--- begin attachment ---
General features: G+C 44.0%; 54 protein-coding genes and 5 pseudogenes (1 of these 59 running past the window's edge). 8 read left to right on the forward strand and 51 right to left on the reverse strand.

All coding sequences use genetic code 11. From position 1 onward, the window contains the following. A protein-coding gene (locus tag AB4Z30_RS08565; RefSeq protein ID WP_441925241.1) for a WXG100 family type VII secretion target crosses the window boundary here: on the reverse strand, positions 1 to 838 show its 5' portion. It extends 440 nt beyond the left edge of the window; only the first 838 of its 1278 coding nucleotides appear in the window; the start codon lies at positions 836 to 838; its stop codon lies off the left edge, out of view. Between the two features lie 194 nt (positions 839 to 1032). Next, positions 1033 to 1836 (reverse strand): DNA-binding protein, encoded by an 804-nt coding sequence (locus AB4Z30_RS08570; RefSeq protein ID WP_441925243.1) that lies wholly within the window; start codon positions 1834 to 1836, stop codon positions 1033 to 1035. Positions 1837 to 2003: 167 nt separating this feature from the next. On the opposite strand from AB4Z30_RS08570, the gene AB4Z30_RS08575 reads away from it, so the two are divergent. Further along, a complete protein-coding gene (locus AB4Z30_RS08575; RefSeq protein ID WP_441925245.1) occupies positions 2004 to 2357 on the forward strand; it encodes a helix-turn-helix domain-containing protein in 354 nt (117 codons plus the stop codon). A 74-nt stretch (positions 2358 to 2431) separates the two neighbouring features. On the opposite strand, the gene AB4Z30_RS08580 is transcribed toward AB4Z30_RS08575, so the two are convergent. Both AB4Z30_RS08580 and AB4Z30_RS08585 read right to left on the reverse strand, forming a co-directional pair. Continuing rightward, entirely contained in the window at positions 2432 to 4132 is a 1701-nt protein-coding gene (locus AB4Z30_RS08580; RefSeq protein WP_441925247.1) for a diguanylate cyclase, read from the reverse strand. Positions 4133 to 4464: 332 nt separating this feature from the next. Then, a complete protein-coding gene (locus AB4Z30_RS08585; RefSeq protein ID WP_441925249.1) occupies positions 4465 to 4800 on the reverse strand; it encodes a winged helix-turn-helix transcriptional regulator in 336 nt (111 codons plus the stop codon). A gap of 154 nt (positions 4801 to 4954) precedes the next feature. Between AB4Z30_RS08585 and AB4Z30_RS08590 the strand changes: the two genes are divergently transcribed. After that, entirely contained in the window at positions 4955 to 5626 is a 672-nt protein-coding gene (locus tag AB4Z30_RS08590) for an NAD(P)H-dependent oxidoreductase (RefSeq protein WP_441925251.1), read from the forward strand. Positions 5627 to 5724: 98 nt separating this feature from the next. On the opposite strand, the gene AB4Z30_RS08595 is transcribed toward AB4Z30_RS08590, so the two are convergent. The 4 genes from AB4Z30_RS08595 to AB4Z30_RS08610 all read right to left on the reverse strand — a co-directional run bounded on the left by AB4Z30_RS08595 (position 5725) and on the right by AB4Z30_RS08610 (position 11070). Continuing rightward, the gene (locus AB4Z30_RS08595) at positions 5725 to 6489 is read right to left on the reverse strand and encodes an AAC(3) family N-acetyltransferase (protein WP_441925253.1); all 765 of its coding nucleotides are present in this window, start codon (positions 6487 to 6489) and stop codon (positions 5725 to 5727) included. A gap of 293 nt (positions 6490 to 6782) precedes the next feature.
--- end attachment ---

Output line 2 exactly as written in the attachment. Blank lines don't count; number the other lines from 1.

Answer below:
All coding sequences use genetic code 11. From position 1 onward, the window contains the following. A protein-coding gene (locus tag AB4Z30_RS08565; RefSeq protein ID WP_441925241.1) for a WXG100 family type VII secretion target crosses the window boundary here: on the reverse strand, positions 1 to 838 show its 5' portion. It extends 440 nt beyond the left edge of the window; only the first 838 of its 1278 coding nucleotides appear in the window; the start codon lies at positions 836 to 838; its stop codon lies off the left edge, out of view. Between the two features lie 194 nt (positions 839 to 1032). Next, positions 1033 to 1836 (reverse strand): DNA-binding protein, encoded by an 804-nt coding sequence (locus AB4Z30_RS08570; RefSeq protein ID WP_441925243.1) that lies wholly within the window; start codon positions 1834 to 1836, stop codon positions 1033 to 1035. Positions 1837 to 2003: 167 nt separating this feature from the next. On the opposite strand from AB4Z30_RS08570, the gene AB4Z30_RS08575 reads away from it, so the two are divergent. Further along, a complete protein-coding gene (locus AB4Z30_RS08575; RefSeq protein ID WP_441925245.1) occupies positions 2004 to 2357 on the forward strand; it encodes a helix-turn-helix domain-containing protein in 354 nt (117 codons plus the stop codon). A 74-nt stretch (positions 2358 to 2431) separates the two neighbouring features. On the opposite strand, the gene AB4Z30_RS08580 is transcribed toward AB4Z30_RS08575, so the two are convergent. Both AB4Z30_RS08580 and AB4Z30_RS08585 read right to left on the reverse strand, forming a co-directional pair. Continuing rightward, entirely contained in the window at positions 2432 to 4132 is a 1701-nt protein-coding gene (locus AB4Z30_RS08580; RefSeq protein WP_441925247.1) for a diguanylate cyclase, read from the reverse strand. Positions 4133 to 4464: 332 nt separating this feature from the next. Then, a complete protein-coding gene (locus AB4Z30_RS08585; RefSeq protein ID WP_441925249.1) occupies positions 4465 to 4800 on the reverse strand; it encodes a winged helix-turn-helix transcriptional regulator in 336 nt (111 codons plus the stop codon). A gap of 154 nt (positions 4801 to 4954) precedes the next feature. Between AB4Z30_RS08585 and AB4Z30_RS08590 the strand changes: the two genes are divergently transcribed. After that, entirely contained in the window at positions 4955 to 5626 is a 672-nt protein-coding gene (locus tag AB4Z30_RS08590) for an NAD(P)H-dependent oxidoreductase (RefSeq protein WP_441925251.1), read from the forward strand. Positions 5627 to 5724: 98 nt separating this feature from the next. On the opposite strand, the gene AB4Z30_RS08595 is transcribed toward AB4Z30_RS08590, so the two are convergent. The 4 genes from AB4Z30_RS08595 to AB4Z30_RS08610 all read right to left on the reverse strand — a co-directional run bounded on the left by AB4Z30_RS08595 (position 5725) and on the right by AB4Z30_RS08610 (position 11070). Continuing rightward, the gene (locus AB4Z30_RS08595) at positions 5725 to 6489 is read right to left on the reverse strand and encodes an AAC(3) family N-acetyltransferase (protein WP_441925253.1); all 765 of its coding nucleotides are present in this window, start codon (positions 6487 to 6489) and stop codon (positions 5725 to 5727) included. A gap of 293 nt (positions 6490 to 6782) precedes the next feature.